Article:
Acting Production

Theatrefolk Featured Play – Shuddersome: Tales of Poe by Lindsay Price

Shuddersome: Tales of Poe
Written by Lindsay Price

Welcome to our Featured Play Spotlight. Shuddersome: Tales of Poe by Lindsay Price is a creepy, cross-curricular masterpiece with tons of flexibility, theatricality and a whole lot of fun.

The thumping of a heartbeat. The creek of a door. The howl of a bitter wind. The gong of a clock tower. The clang of alarm bells. The sound of beating wings getting closer and closer…

Specters, ghosts and ghouls come alive in this vivid theatrical adaptation of some of Edgar Allan Poe’s best-known works. Included are The Tell-Tale Heart, The Raven, and The Masque of the Red Death.

Poe’s words rise from the page like corpses from the grave. Be careful. Do you hear that tap, tap, tapping?

Let’s hear from the author!

1. Why did you write this play?
Adaptation is my favourite form of playwrighting and I love the creepy, scary, macabre stories of Edgar Allan Poe. I thought it was a perfect marriage.

Little did I know. This play was actually a huge challenge to write. Taking a piece of literature from one medium and transforming it into another, is not easy. Poe writes in a way where it’s the single reader’s imagination that takes charge of the interaction. The story lives in the mind of the reader. In a play, we can’t be inside everybody’s head at the same time. We need action and theatricality to do the work. It took over a year to find the right balance of staying true to Poe’s intention and creating a theatrical experience, but I’m really happy with the outcome.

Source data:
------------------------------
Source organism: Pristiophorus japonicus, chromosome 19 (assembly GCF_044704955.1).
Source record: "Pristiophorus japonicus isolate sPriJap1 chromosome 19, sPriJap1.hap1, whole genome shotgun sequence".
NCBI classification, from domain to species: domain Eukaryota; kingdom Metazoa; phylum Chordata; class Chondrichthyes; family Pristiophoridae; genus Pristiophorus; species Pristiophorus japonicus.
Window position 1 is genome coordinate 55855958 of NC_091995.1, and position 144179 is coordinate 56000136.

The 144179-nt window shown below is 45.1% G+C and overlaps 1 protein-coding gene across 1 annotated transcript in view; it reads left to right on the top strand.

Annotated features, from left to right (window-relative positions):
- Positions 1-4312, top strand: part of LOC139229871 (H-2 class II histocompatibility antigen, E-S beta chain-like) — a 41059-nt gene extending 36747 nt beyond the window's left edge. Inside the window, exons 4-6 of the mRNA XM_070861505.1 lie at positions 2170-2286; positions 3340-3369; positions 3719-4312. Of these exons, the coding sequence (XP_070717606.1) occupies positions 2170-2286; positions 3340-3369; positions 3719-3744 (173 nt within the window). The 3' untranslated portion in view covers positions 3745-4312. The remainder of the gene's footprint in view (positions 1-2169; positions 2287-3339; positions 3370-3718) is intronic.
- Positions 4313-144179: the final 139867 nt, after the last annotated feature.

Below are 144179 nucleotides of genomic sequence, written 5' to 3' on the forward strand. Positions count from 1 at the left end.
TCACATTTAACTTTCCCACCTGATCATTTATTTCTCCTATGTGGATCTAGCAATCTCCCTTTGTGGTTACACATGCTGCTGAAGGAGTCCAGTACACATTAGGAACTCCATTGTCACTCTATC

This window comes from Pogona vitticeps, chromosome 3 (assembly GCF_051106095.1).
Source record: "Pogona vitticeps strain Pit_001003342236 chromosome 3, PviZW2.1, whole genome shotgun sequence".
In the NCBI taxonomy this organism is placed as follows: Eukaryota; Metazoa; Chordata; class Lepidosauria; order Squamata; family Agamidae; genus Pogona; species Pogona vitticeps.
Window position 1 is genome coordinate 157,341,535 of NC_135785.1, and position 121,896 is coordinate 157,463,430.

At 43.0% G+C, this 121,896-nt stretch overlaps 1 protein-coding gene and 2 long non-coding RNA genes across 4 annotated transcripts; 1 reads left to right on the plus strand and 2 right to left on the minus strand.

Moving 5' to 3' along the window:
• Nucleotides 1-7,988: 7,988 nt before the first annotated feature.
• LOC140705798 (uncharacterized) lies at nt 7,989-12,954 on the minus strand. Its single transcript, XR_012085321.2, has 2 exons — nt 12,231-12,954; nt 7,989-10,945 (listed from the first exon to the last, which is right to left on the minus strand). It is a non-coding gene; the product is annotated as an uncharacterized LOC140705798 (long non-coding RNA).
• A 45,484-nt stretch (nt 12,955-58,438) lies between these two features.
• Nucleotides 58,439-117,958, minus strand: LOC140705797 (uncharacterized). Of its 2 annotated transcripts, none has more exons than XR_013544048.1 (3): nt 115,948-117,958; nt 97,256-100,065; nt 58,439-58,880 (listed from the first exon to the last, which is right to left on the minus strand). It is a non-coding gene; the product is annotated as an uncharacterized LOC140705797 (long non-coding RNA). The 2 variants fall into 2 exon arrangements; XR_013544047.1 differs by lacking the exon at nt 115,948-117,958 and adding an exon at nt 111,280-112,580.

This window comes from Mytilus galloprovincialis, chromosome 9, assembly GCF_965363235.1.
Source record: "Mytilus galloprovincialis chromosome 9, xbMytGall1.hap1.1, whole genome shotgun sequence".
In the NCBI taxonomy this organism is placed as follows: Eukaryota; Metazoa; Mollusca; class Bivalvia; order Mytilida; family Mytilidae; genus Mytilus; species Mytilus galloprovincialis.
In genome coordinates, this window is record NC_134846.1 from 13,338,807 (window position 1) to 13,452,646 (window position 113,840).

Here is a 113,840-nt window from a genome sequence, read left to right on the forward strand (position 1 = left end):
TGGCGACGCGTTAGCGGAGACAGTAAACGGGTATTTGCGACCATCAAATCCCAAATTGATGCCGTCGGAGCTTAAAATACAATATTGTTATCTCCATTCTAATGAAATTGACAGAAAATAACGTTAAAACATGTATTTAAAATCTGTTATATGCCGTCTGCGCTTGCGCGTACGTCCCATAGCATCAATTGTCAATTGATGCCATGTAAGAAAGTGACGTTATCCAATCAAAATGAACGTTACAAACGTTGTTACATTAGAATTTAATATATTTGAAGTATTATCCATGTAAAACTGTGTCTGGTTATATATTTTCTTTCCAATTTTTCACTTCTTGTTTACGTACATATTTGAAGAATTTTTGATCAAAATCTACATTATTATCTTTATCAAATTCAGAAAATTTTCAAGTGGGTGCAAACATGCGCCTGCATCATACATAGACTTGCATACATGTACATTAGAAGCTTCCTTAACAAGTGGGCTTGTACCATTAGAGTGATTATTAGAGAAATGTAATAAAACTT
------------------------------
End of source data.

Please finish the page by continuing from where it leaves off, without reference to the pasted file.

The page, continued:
2. Describe the theme in one or two sentences.
Death, Morality, Revenge, Jealousy, come to life from the page like corpses from the grave.

3. What’s the most important visual for you in this play?
The Shudders. They are Poe’s specters, ghosts and ghouls staring you down from every corner of the stage.

4. If you could give one piece of advice for those producing the play, what would it be?
Watch the tone. If everything is played with the same creepy feeling, then the play is going to come across as one note. Which I know is not your intention!

5. Why is this play great for student performers?
I’m often told by teachers and students that this play is a challenge. It’s not easy stuff. But it’s a rewarding challenge. It’s creepy and cross-curricular which makes it great for classroom study. There is also a number of different of storytelling styles that offers student performers a wide variety of challenges. There’s even a humourous story! (Did you know Poe wrote comedies?)

6. Do you have any advice for people looking to perform this play online or socially distanced?
If you’re performing socially distanced, explore how the the isolation between characters impacts the creepy atmosphere of the storytelling. Light and sound will also be your best friends. The Raven would work very well with the different characters in their own areas of light. If you’re doing The Bells virtually, I’d suggest not using unison speaking and play with how the text sounds using individual speakers. Have fun with it! Explore different options, you won’t know if something works or not until you try.


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About the author

Lindsay Price